Acting on a lead from the entertainment industry, the U.S. Government shut down Megaupload early 2012.
Since then the case hasn’t progressed much. Kim Dotcom’s extradition hearing has been delayed time and time again, while most of the recent court proceedings have dealt with how the seized assets should be handled.
However, during the weeks to come the case is likely to heat up again as U.S. authorities have just arrested Andrus Nomm, one of the indicted Megaupload defendants.
The 36-year-old programmer had been living in the Netherlands awaiting his extradition hearing, but was arrested in Alexandria, Virginia yesterday.
The unusual arrest after more than three years could suggest that Nomm made a deal to testify against Dotcom and his former colleagues.
That suspicion is confirmed by Megaupload lawyer Ira Rothken, who told the NZHerald that Nomm “either agreed to come to the US or is involved in some sort of deal.”
In the indictment Nomm is described as a software programmer and Head of the Development of Megaupload’s Software Division. In 2010 he received $100,000 for his work at the now defunct file-hosting service.
Nomm is also accused of watching at least one copy of a pirated TV-show.
“On or about December 5, 2008, NOMM sent VAN DER KOLK an e-mail, which included a screenshot of NOMM’s account using Megavideo.com to watch an infringing episode of the copyrighted television show Chuck,” the indictment reads.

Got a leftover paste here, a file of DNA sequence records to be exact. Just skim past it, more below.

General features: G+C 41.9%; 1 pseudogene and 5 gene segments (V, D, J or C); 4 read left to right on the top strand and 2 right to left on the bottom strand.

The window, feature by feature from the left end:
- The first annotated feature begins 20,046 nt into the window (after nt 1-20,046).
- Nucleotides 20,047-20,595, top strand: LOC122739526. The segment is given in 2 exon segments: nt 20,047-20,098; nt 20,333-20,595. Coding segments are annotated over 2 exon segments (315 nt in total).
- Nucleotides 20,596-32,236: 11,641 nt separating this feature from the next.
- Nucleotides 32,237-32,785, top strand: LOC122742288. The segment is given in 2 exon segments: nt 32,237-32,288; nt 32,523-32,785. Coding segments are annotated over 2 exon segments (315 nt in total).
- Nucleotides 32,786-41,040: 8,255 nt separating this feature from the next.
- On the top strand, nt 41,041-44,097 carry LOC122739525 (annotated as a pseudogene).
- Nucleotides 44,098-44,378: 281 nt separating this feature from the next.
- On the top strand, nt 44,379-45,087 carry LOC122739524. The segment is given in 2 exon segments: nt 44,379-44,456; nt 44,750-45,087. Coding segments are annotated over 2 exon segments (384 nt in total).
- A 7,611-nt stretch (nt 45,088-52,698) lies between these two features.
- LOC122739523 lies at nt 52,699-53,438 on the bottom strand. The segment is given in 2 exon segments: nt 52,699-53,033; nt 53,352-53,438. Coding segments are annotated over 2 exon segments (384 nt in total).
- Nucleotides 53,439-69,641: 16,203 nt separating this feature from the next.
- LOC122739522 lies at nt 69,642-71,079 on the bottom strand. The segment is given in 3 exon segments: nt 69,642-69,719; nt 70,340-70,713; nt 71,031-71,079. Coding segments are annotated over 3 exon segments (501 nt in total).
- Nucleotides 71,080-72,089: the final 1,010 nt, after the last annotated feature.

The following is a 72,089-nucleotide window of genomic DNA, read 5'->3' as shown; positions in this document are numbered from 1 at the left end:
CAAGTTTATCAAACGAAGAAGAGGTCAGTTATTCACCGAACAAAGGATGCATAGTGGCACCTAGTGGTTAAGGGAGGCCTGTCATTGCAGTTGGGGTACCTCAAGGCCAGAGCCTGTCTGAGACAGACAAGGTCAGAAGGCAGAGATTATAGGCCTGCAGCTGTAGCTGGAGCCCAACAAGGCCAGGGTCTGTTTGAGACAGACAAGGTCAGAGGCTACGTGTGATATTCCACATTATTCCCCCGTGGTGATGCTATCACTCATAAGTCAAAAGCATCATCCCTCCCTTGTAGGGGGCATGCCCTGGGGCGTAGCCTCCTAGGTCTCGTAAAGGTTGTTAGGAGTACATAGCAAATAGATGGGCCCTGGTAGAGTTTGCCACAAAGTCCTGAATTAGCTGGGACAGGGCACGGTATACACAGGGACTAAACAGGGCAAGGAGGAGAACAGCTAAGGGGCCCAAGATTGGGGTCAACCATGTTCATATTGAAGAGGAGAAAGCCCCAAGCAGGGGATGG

Megaupload lawyer Ira Rothken believes that U.S. authorities might have taken of Nomm. As an Estonian citizen living in a foreign country he was vulnerable, and running out of funds.
“Unless the DOJ is taking advantage of him and his weak financial condition, which is possible, it is hard to fathom which copyrighted works they think Mr. Nomm criminally infringed,” Rothken tells TF.
If Mr. Nomm testifies truthfully including things like the Megaupload copyright neutral cloud technology and robust takedown policies it will likely help the defense,” he adds.
The U.S. authorities have yet to comment on the arrest and the possibility of a plea deal.